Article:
Date: Sun, 19 Jun 2016 03:25:30 +0200 (CEST)

commit 8da0f029eefe3dab9ec726d5207c888df4081c8b

Author: Mattias Andrée <maandree_AT_kth.se>

AuthorDate: Sun Jun 19 03:20:52 2016 +0200

Commit: Mattias Andrée <maandree_AT_kth.se>

CommitDate: Sun Jun 19 03:24:04 2016 +0200

Manual: connectives

Signed-off-by: Mattias Andrée <maandree_AT_kth.se>

diff --git a/doc/bit-operations.tex b/doc/bit-operations.tex

index be6166b..f3b0081 100644

--- a/doc/bit-operations.tex

+++ b/doc/bit-operations.tex

_AT_@ -251,26 +251,77 @@ We can think of this like so: consider

$$ \lvert a \rvert = \sum_{i = 0}^\infty k_i 2^i,~ k_i \in \{0, 1\}, $$

\noindent

-{\tt zbtest(a, b)} returns $k_b$. Equivalently, we can think

-that {\tt zbtest(a, b)} return whether $b \in B$ where $B$

-is defined by

+{\tt zbtest(a, b)} returns $k_b$. Equivalently, we can

+think that {\tt zbtest(a, b)} return whether $b \in B$

+where $B$ is defined by

$$ \lvert a \rvert = \sum_{b \in B} 2^b,~ B \subset \textbf{Z}_+, $$

\noindent

-or as right-shifting $a$ by $b$ bits and returning whether the

-least significant bit is set.

+or as right-shifting $a$ by $b$ bits and returning

+whether the least significant bit is set.

-{\tt zbtest} always returns 1 or 0, but for good code quality, you

-should avoid testing against 1, rather you should test whether the

-value is a truth-value or a falsehood-value. However, there is

-nothing wrong with depending on the value being restricted to being

-either 1 or 0 if you want to sum up returned values or otherwise

-use them in new values.

+{\tt zbtest} always returns 1 or 0, but for good

+code quality, you should avoid testing against 1,

+rather you should test whether the value is a

+truth-value or a falsehood-value. However, there

+is nothing wrong with depending on the value being

+restricted to being either 1 or 0 if you want to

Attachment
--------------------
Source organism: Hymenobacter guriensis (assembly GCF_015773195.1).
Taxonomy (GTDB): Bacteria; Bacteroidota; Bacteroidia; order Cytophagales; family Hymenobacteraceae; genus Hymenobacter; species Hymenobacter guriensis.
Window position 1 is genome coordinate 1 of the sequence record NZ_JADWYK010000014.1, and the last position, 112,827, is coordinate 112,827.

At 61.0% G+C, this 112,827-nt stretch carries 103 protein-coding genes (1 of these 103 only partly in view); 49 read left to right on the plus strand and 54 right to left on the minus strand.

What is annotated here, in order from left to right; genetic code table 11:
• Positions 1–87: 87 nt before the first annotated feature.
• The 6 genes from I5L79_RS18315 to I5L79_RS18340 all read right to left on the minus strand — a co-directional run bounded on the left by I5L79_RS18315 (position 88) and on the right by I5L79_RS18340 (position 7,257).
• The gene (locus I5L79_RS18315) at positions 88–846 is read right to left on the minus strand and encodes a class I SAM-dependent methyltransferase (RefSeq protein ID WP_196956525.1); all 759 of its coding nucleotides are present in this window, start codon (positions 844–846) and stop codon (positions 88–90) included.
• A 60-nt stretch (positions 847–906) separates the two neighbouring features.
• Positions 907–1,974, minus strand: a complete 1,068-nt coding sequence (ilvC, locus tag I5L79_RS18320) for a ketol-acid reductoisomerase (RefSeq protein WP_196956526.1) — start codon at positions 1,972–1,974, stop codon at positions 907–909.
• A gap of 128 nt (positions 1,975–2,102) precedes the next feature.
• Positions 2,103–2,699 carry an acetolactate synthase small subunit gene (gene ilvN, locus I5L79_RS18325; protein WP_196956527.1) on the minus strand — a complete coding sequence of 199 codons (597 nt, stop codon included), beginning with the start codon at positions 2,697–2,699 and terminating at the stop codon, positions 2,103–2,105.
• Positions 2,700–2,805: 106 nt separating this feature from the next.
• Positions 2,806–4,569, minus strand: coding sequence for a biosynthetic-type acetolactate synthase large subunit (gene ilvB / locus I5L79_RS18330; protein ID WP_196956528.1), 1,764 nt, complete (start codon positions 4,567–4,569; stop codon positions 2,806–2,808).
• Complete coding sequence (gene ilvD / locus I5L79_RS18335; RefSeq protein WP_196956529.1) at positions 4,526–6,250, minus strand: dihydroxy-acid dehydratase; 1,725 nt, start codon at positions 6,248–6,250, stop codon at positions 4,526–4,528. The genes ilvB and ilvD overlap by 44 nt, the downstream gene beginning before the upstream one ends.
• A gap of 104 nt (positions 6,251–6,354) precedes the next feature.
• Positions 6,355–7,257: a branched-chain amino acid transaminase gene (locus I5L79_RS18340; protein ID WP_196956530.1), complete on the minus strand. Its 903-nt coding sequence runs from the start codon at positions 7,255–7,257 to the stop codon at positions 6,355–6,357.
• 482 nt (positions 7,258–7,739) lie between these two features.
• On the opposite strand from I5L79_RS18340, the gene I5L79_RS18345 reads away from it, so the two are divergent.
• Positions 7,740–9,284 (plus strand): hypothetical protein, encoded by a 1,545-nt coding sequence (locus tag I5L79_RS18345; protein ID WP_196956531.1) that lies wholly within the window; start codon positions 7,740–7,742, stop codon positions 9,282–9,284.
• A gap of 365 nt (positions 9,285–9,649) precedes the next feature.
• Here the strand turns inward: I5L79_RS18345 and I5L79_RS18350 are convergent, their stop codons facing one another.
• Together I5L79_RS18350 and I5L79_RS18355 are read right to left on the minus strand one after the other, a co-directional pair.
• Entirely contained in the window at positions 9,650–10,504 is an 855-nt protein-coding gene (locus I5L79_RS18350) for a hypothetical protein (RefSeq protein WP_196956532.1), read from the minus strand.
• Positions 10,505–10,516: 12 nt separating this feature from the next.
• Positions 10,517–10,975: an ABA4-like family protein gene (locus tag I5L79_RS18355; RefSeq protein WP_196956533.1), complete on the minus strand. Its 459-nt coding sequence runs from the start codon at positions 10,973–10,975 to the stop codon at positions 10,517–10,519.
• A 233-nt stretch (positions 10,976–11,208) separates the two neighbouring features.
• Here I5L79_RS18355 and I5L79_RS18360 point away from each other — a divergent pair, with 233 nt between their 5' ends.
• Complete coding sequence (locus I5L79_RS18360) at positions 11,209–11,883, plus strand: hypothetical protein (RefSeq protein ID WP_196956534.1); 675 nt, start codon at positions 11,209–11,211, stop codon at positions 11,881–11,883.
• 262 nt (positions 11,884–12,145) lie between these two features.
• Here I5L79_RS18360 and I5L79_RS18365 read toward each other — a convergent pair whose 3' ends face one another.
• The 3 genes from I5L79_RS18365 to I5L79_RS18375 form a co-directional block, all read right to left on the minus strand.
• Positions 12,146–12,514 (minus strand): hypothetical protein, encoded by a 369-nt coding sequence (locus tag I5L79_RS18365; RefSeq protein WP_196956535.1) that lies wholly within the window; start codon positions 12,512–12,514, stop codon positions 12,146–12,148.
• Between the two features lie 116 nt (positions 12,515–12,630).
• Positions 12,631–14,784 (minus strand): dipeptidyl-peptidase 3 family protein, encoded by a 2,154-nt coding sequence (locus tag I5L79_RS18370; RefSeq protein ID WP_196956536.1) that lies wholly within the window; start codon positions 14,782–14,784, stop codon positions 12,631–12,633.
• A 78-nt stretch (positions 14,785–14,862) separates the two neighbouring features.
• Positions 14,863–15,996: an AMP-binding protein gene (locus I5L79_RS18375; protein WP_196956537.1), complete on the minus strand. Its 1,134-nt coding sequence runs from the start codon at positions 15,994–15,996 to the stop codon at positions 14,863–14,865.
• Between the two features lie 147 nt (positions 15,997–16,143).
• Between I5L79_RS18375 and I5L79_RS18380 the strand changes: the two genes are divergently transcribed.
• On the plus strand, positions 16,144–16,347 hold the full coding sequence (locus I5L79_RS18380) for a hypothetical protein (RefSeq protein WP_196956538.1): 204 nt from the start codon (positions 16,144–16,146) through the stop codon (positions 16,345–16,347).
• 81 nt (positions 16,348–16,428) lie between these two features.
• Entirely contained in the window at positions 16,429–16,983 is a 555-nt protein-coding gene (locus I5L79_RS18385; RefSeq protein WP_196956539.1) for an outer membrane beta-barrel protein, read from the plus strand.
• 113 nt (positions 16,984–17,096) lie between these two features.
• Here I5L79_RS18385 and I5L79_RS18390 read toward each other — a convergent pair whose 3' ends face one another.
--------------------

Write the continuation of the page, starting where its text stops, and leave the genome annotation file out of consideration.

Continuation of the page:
+sum up returned values or otherwise use them in

+new values.

\newpage

\section{Connectives}

\label{sec:Connectives}

-TODO % zand zor zxor znot

+libzahl implements the four basic logical

+connectives: and, or, exclusive or, and not.

+The functions for these are named {\tt zand},

+{\tt zor}, {\tt zxor}, and {\tt znot},

+respectively.

+

+The connectives apply to each bit in the

+integers, as well as the sign. The sign is

+treated as a bit that is set if the integer

+is negative, and as cleared otherwise. For

+example (integers are in binary):

+

+\begin{alltt}

+ zand(r, a, b) zor(r, a, b)

+ a = +1010 (input) a = +1010 (input)

+ b = -1100 (input) b = -1100 (input)

+ r = +1000 (output) r = -1110 (output)

+

+ zxor(r, a, b) znot(r, a)

+ a = +1010 (input) a = +1010 (input)

+ b = -1100 (input) r = -0101 (output)

+ r = +0110 (output)

+\end{alltt}

+

+Remember, in libzahl, integers are represented

+with sign and magnitude, not two's complement,

+even when using these connectives. Therefore,

+more work than just changing the name of the

+called function may be required when moving

+between big integer libraries. Consequently,

+{\tt znot} does not flip bits that are higher

+than the highest set bit, which means that

+{\tt znot} is nilpotent rather than idempotent.

+

+Below is a list of the value of {\tt a} when

+{\tt znot(a, a)} is called repeatedly.

+

+\begin{alltt}

+ 10101010

+ -1010101

+ 101010

+ -10101

+ 1010

+ -101

+ 10

+ -1

+ 0

+ 0

+ 0

+\end{alltt}

Received on Sun Jun 19 2016 - 03:25:30 CEST